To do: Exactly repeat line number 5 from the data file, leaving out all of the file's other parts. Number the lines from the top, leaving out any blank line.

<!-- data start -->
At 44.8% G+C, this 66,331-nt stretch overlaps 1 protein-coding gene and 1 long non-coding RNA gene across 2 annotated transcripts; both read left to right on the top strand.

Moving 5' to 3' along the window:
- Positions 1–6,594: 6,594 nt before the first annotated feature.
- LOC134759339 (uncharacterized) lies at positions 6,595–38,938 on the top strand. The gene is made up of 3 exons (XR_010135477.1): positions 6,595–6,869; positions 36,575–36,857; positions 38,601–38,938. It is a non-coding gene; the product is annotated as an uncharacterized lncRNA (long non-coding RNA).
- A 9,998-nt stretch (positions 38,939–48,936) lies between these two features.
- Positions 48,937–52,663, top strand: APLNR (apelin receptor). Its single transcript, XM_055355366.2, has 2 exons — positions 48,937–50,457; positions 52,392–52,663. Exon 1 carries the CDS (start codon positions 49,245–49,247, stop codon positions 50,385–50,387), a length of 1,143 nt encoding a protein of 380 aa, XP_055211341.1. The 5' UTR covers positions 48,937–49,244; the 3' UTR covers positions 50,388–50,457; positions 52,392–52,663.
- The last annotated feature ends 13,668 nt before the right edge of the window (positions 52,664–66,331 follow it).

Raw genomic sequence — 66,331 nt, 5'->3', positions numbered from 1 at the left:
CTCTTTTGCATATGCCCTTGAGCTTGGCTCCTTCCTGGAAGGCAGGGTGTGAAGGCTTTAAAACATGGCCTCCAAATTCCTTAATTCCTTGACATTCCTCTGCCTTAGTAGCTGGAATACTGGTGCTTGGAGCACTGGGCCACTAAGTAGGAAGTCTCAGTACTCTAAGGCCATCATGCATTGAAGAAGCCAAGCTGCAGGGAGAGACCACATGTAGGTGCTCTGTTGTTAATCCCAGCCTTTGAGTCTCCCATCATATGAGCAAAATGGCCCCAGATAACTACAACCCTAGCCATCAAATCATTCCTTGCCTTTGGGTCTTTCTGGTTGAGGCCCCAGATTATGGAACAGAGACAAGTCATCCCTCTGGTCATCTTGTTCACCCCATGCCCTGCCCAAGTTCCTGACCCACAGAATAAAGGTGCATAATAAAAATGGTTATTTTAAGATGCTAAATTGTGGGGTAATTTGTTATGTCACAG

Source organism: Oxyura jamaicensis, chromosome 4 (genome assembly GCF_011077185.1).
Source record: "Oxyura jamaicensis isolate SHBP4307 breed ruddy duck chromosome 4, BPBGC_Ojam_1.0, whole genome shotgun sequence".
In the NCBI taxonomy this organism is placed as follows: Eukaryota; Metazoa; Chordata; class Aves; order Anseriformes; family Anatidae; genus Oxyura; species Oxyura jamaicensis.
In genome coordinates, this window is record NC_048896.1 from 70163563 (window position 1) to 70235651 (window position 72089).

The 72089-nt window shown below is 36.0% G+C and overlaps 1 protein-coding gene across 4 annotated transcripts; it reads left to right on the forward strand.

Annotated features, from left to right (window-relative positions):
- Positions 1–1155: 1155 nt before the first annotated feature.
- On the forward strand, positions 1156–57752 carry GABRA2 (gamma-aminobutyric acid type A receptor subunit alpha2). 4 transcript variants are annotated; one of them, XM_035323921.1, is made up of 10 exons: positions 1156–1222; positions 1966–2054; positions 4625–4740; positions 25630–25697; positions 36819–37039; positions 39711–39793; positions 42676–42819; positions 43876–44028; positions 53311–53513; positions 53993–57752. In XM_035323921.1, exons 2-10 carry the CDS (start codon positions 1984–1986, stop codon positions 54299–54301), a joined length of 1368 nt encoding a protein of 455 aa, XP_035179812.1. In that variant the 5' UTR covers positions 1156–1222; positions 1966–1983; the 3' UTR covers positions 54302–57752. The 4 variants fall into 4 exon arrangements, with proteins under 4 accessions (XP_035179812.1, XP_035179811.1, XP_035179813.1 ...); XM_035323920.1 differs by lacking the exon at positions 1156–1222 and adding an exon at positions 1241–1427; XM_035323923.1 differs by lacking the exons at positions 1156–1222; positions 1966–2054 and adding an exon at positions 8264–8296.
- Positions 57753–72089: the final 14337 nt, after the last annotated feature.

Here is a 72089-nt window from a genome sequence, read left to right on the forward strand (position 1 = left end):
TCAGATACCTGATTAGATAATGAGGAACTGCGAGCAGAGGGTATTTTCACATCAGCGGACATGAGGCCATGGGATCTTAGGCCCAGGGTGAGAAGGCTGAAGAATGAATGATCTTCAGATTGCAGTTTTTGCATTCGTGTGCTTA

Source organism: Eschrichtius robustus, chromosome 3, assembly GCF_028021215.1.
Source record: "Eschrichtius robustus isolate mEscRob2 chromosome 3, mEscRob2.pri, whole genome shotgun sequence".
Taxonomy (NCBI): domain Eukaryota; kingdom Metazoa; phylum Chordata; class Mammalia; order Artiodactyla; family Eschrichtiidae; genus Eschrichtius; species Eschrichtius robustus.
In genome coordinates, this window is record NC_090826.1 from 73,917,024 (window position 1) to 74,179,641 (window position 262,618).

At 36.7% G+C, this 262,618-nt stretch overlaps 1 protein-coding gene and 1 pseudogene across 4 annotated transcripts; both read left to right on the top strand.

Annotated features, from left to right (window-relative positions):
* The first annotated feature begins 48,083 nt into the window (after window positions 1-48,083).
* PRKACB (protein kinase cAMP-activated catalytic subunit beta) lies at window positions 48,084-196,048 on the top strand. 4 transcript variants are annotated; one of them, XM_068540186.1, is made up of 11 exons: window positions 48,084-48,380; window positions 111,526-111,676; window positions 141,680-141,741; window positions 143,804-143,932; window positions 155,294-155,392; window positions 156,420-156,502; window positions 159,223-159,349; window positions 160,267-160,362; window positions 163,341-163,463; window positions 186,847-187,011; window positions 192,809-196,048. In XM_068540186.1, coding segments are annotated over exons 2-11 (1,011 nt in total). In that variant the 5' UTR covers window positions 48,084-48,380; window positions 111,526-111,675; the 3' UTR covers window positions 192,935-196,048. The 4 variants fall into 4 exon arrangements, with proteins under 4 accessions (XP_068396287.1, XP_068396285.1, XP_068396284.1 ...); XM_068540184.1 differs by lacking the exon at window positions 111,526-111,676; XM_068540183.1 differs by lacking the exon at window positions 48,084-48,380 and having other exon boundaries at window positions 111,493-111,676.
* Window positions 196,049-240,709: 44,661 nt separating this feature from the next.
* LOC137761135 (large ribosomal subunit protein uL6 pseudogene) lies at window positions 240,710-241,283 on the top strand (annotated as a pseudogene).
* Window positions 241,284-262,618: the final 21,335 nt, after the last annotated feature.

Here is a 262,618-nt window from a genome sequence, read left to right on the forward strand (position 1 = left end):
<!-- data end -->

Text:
- A 9,998-nt stretch (positions 38,939–48,936) lies between these two features.